Sabido is well known in Southwest Colorado, and her struggle to gain residency has attracted national attention.

She arrived in Cortez at age 23 and has family with permanent residency status, including her stepfather and mother, who recently died.

Sabido has lived and worked in the area for decades and has a home in Cortez. She has been a law-abiding resident except for her violation of a deportation order.

In a January letter to Biden, Neguse and other members of Congress urged deportation orders be lifted for immigrants living in sanctuary in Colorado, including for Sabido. The letter was signed by Neguse, U.S. Sens. Michael Bennet and John Hickenlooper and Colorado Reps. Diana DeGette, Ed Perlmutter and Jason Crow

The letter shared stories of immigrants trapped in sanctuary.

“If I left, I would be right back where I started with the one-year stays of removals, always reapplying,” Rosa Sabido said Tuesday. “That insecurity and fear is what drove me to sanctuary.”

Sabido has worked many years in Colorado with valid employment authorization based on pending immigration applications, according to the Neguse’s letter. She worked at H&R Block doing tax preparation, as a housekeeper at a hotel, and secretary for St. Margaret Mary Church.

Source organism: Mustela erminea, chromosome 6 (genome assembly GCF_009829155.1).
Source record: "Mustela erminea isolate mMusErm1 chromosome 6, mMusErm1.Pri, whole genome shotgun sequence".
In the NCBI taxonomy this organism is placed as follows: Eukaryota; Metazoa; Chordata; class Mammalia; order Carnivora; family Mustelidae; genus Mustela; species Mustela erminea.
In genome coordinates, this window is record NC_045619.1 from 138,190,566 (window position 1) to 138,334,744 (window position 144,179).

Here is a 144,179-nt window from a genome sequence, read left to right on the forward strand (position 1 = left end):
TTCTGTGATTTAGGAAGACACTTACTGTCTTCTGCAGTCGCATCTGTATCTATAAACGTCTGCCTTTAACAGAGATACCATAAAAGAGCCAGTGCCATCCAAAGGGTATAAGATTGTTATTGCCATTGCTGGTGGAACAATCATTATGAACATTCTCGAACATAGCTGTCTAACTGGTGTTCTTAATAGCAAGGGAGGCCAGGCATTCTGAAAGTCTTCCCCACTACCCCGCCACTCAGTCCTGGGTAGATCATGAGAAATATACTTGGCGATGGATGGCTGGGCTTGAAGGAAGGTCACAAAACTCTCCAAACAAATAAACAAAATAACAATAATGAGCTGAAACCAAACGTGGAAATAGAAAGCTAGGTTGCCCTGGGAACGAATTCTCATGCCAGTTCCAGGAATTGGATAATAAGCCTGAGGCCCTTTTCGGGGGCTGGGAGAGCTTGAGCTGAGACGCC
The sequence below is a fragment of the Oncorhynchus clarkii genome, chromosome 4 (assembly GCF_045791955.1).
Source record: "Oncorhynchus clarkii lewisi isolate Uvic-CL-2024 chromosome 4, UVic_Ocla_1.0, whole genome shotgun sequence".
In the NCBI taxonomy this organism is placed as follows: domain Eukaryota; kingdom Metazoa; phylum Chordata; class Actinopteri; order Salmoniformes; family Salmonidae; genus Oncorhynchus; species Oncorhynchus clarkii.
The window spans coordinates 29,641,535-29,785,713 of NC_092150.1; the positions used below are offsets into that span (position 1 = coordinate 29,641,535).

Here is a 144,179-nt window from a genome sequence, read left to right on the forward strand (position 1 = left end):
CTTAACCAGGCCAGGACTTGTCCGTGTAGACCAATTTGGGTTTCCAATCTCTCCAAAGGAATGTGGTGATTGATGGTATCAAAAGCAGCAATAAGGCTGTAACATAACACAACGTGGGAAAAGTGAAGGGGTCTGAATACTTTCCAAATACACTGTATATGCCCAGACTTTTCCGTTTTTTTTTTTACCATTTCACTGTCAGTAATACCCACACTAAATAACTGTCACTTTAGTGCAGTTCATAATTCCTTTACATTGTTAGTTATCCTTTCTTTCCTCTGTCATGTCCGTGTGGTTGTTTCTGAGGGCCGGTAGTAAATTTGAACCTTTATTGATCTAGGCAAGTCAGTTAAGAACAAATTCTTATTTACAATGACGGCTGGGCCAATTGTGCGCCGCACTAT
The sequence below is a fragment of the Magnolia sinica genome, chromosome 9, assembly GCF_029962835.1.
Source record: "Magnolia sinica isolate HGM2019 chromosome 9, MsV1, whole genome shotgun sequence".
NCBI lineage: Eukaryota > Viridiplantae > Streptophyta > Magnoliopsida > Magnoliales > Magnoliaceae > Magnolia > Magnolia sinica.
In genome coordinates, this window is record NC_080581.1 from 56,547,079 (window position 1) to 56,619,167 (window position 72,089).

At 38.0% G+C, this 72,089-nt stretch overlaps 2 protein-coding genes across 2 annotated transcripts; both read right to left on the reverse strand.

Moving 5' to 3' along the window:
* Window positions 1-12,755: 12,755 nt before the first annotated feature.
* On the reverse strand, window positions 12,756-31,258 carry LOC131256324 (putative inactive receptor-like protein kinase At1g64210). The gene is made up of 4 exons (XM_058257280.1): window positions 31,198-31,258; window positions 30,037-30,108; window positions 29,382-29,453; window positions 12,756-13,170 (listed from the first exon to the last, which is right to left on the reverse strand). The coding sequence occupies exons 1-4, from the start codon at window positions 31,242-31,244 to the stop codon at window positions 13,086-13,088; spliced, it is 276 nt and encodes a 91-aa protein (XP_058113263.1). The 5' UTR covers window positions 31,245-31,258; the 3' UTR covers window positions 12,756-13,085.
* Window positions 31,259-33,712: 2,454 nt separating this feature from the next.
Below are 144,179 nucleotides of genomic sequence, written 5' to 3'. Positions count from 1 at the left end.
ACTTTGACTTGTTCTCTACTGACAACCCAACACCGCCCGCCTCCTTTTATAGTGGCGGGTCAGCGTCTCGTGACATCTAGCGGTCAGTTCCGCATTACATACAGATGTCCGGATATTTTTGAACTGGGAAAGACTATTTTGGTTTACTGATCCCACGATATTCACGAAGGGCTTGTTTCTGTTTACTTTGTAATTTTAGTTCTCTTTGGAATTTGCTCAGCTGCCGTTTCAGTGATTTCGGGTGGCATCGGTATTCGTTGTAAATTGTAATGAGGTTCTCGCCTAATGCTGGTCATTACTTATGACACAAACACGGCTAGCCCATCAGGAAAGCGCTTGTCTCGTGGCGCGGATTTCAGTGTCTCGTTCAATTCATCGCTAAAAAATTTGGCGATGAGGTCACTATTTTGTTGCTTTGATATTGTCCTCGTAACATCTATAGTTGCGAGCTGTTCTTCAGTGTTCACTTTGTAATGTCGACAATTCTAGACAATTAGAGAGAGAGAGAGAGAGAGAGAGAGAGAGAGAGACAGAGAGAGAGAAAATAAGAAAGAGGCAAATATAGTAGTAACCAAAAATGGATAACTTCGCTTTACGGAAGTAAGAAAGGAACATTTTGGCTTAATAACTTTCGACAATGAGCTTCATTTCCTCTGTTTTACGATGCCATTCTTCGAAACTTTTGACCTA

Rosa has cooked and sold food to supplement her income, becoming renown in and around Cortez for her tamales. In sanctuary, Rosa had to grieve; she was unable to see or care for her mother, Blanca, as she fought breast cancer for six months, then died July 23, 2018.

Sabido’s applications and petitions for permanent residency have not been successful, in part, she said, because of poor legal representation early in the process, and honest mistakes.

After losing her immigration case at the U.S. Court of Appeals in 2006, she was ordered to leave the country, but she was granted stay of deportation six times, which allowed her to remain in the U.S. In 2017, the seventh stay of removal application was denied, and she sought refuge at the Mancos church, which welcomed her.

In April, Sabido and a group of other immigrants living in church sanctuaries were granted temporary stays of removal by the Department of Homeland Security. The order allows them leave sanctuary without fear of deportation for one year.

But Sabido does not want to leave sanctuary, preferring to seek a permanent solution to her immigration status through the private bill process.

“If I left, I would be right back where I started with the one-year stays of removals, always reapplying. That insecurity and fear is what drove me to sanctuary,” she said.